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 Post subject: Re: Out of date tools?
PostPosted: Thu Mar 30, 2017 4:07 am 
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Joined: Tue May 28, 2013 5:49 am
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Location: Sweden
Should you eventually get interested in programming in assembly, there are always the Nerdy Nights tutorials. It also teaches you how to make batch files.
It uses NESASM instead of ASM6 (which I recommend over NESASM) though, but it shouldn't be too hard to switch assembler once you learned the basics (I did exactly that).

Also it teaches a few bad things, that you'll discover if you continue reading this forum, but it is really the best tutorial out there right now so that can't be helped.


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 Post subject: Re: Out of date tools?
PostPosted: Thu Mar 30, 2017 10:51 am 
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Pokun wrote:
Should you eventually get interested in programming in assembly, there are always the Nerdy Nights tutorials. It also teaches you how to make batch files.
It uses NESASM instead of ASM6 (which I recommend over NESASM) though, but it shouldn't be too hard to switch assembler once you learned the basics (I did exactly that).

Also it teaches a few bad things, that you'll discover if you continue reading this forum, but it is really the best tutorial out there right now so that can't be helped.


Thank you, I will check it out I have also heard of NESASM but never tried it out

asm6 just opens then closes :/


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 Post subject: Re: Out of date tools?
PostPosted: Thu Mar 30, 2017 11:38 am 
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Do you know what a command-line tool is? They're executed from the command line, not clicked on.


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 Post subject: Re: Out of date tools?
PostPosted: Thu Mar 30, 2017 11:42 am 
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calima wrote:
Do you know what a command-line tool is? They're executed from the command line, not clicked on.


do you use cmd to open it from the programs directory using dir, like how dos uses it to play games?


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 Post subject: Re: Out of date tools?
PostPosted: Thu Mar 30, 2017 12:06 pm 
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As mentioned in the first reply of this thread, assemblers are command line tools, which have no graphical interface. Command line programs usually receive a number of input parameters (in the case of assemblers, one or more files containing the source code, plus options) based on which they generate output files (in this case, an NES ROM) or information. Double-clicking such programs doesn't work because this causes them to be called without any parameters, meaning they have nothing to so they immediately exit.

For programs that take only one file as a parameter, you can usually drag and drop this file over the .exe and this file will automatically be passed on as a parameter for the program, which could actually be enough to get simple assemblers like NESASM or ASM6 to work (I haven't checked, though!), but you don't get to select any options, like the name of the output binary file or the creation of listing files, and you also don't get to see any feedback the program might have for you, such as error messages, because the window will close before you have a chance to read anything.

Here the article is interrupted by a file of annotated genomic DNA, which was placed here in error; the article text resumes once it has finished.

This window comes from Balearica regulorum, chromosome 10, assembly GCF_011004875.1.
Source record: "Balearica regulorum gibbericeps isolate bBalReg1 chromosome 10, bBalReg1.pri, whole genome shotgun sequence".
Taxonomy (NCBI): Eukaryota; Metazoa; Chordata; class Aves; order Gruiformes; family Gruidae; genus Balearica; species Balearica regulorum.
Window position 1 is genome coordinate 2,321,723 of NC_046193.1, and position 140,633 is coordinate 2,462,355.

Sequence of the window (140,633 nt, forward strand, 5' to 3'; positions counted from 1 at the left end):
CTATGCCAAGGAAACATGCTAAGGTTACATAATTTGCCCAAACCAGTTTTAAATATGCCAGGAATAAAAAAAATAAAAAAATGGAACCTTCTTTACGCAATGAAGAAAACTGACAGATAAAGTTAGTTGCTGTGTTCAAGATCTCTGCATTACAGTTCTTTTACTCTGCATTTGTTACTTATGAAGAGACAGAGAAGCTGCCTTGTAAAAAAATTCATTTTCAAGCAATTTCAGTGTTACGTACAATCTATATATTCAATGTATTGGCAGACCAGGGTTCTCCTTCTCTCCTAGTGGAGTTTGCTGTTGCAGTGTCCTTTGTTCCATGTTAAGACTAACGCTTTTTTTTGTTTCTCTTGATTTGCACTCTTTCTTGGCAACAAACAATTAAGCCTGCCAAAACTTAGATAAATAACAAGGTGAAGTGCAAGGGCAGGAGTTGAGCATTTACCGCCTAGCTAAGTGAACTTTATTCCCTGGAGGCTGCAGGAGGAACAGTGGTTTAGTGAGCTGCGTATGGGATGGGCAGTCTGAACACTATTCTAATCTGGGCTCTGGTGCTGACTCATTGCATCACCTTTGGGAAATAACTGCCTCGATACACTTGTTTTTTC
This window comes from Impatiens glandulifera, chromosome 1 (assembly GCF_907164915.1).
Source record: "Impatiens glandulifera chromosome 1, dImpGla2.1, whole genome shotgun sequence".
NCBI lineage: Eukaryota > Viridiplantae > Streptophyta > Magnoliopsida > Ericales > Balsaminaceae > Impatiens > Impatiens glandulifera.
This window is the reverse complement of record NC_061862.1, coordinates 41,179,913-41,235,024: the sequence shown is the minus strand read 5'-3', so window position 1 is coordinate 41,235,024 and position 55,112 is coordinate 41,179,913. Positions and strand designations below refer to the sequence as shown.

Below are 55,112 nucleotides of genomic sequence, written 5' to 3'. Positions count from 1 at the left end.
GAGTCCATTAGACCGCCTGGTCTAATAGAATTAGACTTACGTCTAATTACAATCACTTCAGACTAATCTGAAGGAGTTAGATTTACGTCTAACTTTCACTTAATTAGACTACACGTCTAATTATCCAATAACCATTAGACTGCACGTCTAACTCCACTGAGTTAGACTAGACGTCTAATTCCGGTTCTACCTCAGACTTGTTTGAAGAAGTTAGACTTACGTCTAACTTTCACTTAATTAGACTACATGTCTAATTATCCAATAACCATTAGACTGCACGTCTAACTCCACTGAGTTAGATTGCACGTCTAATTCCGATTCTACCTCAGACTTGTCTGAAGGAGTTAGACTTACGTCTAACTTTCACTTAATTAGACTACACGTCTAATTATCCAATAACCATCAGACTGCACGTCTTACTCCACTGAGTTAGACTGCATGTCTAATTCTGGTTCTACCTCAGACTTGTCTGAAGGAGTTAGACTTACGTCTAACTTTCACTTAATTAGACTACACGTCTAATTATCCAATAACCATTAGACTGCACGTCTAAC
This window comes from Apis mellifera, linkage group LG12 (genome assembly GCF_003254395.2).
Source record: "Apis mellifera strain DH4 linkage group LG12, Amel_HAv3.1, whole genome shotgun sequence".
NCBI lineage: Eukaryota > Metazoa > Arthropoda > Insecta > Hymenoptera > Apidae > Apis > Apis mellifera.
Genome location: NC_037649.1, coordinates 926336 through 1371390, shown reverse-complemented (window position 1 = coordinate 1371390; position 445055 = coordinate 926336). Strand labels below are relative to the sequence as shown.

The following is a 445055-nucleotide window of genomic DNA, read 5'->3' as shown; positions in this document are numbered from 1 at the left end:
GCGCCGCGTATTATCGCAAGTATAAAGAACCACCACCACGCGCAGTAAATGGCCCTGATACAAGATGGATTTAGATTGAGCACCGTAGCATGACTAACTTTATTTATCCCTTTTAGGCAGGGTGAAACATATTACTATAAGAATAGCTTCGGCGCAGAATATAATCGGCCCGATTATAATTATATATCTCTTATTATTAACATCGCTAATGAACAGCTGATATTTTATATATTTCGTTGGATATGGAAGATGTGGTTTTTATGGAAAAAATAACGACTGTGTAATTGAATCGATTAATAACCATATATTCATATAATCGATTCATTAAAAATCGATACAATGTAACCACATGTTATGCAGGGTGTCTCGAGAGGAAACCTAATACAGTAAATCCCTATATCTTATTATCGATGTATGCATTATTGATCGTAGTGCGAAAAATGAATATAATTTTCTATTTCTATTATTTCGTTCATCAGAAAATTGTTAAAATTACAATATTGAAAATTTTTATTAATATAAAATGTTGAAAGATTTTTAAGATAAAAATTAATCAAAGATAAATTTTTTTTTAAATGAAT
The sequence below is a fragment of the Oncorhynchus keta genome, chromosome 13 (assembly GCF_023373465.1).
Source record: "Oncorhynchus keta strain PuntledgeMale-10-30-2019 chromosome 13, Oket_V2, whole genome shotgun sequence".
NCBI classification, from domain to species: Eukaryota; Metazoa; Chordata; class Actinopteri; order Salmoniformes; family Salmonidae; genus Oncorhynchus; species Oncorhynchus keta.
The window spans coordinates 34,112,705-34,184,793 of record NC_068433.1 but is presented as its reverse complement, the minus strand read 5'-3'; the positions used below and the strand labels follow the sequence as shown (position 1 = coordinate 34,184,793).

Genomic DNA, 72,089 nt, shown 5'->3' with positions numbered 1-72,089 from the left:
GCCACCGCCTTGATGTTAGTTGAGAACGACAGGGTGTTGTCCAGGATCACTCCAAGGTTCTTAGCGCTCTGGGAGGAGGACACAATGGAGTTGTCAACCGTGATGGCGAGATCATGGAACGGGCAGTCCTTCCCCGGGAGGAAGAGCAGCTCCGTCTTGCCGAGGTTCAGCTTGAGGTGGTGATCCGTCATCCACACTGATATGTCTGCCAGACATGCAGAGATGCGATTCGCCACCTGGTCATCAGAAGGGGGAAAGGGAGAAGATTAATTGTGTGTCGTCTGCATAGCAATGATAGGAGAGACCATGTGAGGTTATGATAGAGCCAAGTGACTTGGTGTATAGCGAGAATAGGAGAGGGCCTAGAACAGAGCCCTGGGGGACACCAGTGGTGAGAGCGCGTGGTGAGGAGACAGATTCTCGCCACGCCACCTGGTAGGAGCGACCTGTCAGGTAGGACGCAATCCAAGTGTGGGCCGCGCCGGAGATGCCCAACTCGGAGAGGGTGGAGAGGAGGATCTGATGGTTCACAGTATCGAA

If you look at ASM6's README.TXT, you'll find this:

Code:
Usage:

   asm6 [-options] sourcefile [outputfile] [listfile]

Options:

   -?         Show some help
   -l         Create listing
   -L         Create verbose listing (expand REPT, MACRO)
   -d<name>:  Define a symbol and make it equal to 1
   -q         Quiet mode (suppress all output unless there's an error)
   Default output is <sourcefile>.bin
   Default listing is <sourcefile>.lst

Any command line tool will have its usage documented somewhere (very often, the program itself will give you this information if you call it without any parameters). Based on this information, you can use the command prompt to explicitly type any parameters necessary, but typing long command strings all the time is boring and unproductive, so you can type it all only once in a batch file (.bat) and double click that to assemble your project. Here's what a simple batch file for compiling an ASM6 project might contain:

Code:
..\tools\asm6.exe -L main.asm game.nes game.lst
pause

The path to ASM6 is relative to the project's folder, where the batch file is run from. The "pause" at the end prevents the window from closing until you press any key, this is so you can read the output of the program.


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 Post subject: Re: Out of date tools?
PostPosted: Thu Mar 30, 2017 12:41 pm 
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AlterAnubis wrote:
calima wrote:
Do you know what a command-line tool is? They're executed from the command line, not clicked on.


do you use cmd to open it from the programs directory using dir, like how dos uses it to play games?

You should read tokumaru's in-depth post, but in short, yes - you are on the right track.


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 Post subject: Re: Out of date tools?
PostPosted: Thu Mar 30, 2017 1:13 pm